Friday, October 28, 2005

Listen to Mickey and End the Madness

So the annual absurdity that is the International Rules series is over again. The GAA and AFL's yearly bastardisation of their games saw Ireland comprehensively beaten by an Australian team who learned well the lessons from their own hammering last year. As big and tough as usual, they added speed and vastly improved kicking ability to leave the Irish looking feeble in comparison.

Right, can that be the end of it now please?

It may sound like sour grapes in the face of Ireland's defeat- like not wanting to play anymore taking the ball home with you- but this series is surely more trouble than it is worth. The only valid role it plays, as far as I can see, is affording elite amateur GAA players the perk of a biennial jaunt to the Antipodes in well-earned reward for their unparalleled commitment throughout the inter-county season. But isn't that what the All-Star tour is for?

As a sporting entity the game's integrity is dubious. This mangled code often appears to be the equivalent of what watching Roger Federer play tennis with a cricket bat might look like: you can see the ability, but it is being refracted through a prism of sporting farce. The obvious panic in the Irish players' eyes as they try to dispense with the ball before being clattered is like that of a small boy being chased by playground bullies.

The definitive comment on the game is that it basically dispenses with many of both sports' finest characteristics. Namely, the GAA players cannot display the sidestep, the dummy, the mazy solo run, because the rules are weighted in favour of the Australian 'anything goes' tackling style. The glory of the tricky corner-forward bamboozling an exasperated corner-back is absent. For the Aussies, the smaller dimensions of the pitch and the less dramatic canvas it thus provides detract from the awe-inspiring nature of their sport's mark-taking, and the breathless athleticism of their running.

Another driver behind the game's existence is the desire to have an 'international' element to Gaelic Games, with the belief that this code will perform some sort of missionary role for the GAA. Look, you can't go on about how the GAA is a cultural cornerstone of Irishness, how it helps define exactly what we are, and how it touches an innate part of our soul like no other game, and then bleat about internationalism! Isn't that what soccer is for?!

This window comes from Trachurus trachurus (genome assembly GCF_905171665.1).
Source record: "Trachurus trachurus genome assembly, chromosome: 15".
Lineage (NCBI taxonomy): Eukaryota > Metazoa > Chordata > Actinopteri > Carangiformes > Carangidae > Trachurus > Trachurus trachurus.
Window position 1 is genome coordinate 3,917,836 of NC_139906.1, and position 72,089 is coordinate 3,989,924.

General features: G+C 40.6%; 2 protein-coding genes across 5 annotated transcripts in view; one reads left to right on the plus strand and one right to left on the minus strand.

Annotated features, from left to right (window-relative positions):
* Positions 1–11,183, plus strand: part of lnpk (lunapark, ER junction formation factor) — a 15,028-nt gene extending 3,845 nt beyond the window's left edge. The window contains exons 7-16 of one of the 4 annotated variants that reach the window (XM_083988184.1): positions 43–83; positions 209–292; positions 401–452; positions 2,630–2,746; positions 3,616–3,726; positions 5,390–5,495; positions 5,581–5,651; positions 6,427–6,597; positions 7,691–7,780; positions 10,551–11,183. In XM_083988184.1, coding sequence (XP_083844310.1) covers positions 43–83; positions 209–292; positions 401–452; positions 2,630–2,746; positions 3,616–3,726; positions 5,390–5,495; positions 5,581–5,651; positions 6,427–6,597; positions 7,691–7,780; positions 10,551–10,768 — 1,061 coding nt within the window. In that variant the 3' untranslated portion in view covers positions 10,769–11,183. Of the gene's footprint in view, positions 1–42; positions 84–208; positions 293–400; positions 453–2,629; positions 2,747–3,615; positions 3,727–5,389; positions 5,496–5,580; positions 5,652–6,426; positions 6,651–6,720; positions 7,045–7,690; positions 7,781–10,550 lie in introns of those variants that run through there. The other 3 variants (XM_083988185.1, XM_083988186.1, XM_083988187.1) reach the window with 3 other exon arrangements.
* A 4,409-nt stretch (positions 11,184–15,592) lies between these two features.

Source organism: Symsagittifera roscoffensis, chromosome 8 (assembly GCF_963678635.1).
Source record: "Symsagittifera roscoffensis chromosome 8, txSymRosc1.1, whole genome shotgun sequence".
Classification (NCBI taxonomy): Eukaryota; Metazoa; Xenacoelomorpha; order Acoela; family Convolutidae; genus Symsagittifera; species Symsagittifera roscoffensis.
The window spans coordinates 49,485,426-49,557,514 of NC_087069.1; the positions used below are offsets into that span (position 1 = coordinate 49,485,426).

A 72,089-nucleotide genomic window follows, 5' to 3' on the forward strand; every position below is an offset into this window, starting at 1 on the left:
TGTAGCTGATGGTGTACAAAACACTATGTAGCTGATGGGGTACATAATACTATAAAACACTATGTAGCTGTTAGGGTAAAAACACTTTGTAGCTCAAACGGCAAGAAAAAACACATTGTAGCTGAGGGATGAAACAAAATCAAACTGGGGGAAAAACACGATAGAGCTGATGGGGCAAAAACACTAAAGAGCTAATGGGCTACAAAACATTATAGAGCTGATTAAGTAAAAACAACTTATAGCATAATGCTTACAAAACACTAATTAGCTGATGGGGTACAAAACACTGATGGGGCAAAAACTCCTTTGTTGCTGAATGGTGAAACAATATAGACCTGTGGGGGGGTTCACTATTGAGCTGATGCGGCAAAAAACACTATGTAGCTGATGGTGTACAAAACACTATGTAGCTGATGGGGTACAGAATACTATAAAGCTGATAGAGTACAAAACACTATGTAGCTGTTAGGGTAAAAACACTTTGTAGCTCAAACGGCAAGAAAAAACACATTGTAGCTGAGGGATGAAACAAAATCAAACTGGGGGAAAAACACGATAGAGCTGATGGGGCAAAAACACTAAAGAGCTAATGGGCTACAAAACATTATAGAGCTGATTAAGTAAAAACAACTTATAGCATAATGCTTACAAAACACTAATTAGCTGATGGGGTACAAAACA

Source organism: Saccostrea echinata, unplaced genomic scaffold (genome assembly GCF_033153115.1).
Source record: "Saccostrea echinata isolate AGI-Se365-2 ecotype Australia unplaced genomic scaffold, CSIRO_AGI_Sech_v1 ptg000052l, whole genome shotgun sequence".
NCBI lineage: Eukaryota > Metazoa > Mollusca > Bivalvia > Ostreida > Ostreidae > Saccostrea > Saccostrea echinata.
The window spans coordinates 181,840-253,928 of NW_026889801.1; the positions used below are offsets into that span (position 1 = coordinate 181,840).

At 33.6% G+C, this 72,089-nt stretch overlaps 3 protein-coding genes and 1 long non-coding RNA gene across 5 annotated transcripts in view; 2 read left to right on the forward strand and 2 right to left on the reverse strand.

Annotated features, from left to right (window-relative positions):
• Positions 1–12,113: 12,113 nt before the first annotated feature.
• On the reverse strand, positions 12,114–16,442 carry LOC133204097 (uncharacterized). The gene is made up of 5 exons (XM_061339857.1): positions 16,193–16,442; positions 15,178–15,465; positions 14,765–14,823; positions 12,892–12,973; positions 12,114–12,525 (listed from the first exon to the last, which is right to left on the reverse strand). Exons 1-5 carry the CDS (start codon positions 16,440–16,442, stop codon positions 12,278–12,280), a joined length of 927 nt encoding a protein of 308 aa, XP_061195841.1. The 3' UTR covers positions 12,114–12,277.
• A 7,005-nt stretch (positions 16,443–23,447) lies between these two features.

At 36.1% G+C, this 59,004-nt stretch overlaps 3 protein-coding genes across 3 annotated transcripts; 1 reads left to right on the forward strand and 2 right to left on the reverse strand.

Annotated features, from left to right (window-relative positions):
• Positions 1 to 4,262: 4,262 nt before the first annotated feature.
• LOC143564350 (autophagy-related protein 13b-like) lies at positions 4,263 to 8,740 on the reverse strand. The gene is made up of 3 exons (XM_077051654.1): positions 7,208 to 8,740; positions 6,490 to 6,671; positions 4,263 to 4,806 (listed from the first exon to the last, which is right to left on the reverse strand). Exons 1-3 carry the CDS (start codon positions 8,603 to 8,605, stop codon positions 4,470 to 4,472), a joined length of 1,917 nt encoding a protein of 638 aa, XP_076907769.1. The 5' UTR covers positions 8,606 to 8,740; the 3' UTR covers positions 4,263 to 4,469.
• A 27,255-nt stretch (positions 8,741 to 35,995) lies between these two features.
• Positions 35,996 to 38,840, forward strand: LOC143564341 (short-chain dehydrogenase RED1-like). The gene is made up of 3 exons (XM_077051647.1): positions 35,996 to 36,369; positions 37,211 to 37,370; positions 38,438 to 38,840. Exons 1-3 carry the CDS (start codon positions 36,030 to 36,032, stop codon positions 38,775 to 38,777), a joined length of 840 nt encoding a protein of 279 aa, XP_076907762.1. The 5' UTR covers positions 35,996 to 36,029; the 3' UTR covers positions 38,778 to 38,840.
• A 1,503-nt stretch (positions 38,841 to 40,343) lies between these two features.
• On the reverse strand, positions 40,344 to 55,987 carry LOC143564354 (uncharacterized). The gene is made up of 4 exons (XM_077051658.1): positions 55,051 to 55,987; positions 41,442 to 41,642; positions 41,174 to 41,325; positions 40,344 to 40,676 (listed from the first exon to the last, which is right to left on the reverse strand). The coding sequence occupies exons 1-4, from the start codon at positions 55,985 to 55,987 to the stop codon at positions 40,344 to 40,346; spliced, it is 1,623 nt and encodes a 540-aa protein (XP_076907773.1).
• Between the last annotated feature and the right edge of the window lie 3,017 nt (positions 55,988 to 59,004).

Tyrone manager Mickey Harte is an outspoken critic of the game. He bemoans the promotion of this game at the expense of Gaelic Football and is wise to its fundamental pointlessness. He's a wise man, is Mickey, and I'm with him on this one.

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Wednesday, October 26, 2005

Chicago's Sox Finally White Again

"Well ole south side of Chicago, is the baddest part of town...."- Jim Croce, "Bad, Bad Leroy Brown", 1972

On the face of it it should be another baseball fairytale to follow 2004's Boston Red Sox, whose success in winning the World Series broke "the Curse of the Bambino", which romantically referred to their not having won baseball's premier honour since 1918- the year before they traded Babe Ruth to the New York Yankees.

The Chicago White Sox stunning 4-0 sweep of the Houston Astros, which culminated last night, brought them their first World Series since 1917, leaving their city rivals the Cubs, whose last title came in 1908, as the sole standard bearers for chronic ineptitude. The Cubs possess their own quixotic legend, that of the "curse of the billy goat", which derives from an incident where a tavern keeper named Sam Sianis was ejected from a 1945 World Series contest for using his second ticket to gain admission for his mangy, tethered billy goat. Sianis, in broken English reportedly proclaimed "never agin will World Series be played in Wrigley Field [the Cubs famous, ivy-festooned home ground]". The Cubs' and Red Sox's status as notorious losers and the pithy stories attached to them came to be used almost as a marketing tool for their respective clubs' management, as they became baseball's most loved teams.

The White Sox, however, never occupied such a warm and cosy place in America's cultural psyche, due to the fact that their supposed hex was the result of an altogether less savoury incident. The 1919 White Sox were the best team in baseball as they prepared to face the Cincinnati Reds in that year's World Series, but, driven by dreadful pay and treatment by owner Charles Comiskey, several of the players conspired to 'throw' the series. The scandal was uncovered the following year, the players banned and arrested, and the 1919 team would come to be known as the 'Black' Sox, in testament to the dastardliness of their conduct.

The Black Sox scandal is one of the defining crises of modern American history, commonly held to signify the loss of the young nation's innocence. This is popularly illustrated by the famous, and probably apocryphal, incident where a young boy shouted "say it ain't so Joe" to the Sox most famous player, 'Shoeless' Joe Jackson as he left the courthouse following the accused players' hearing.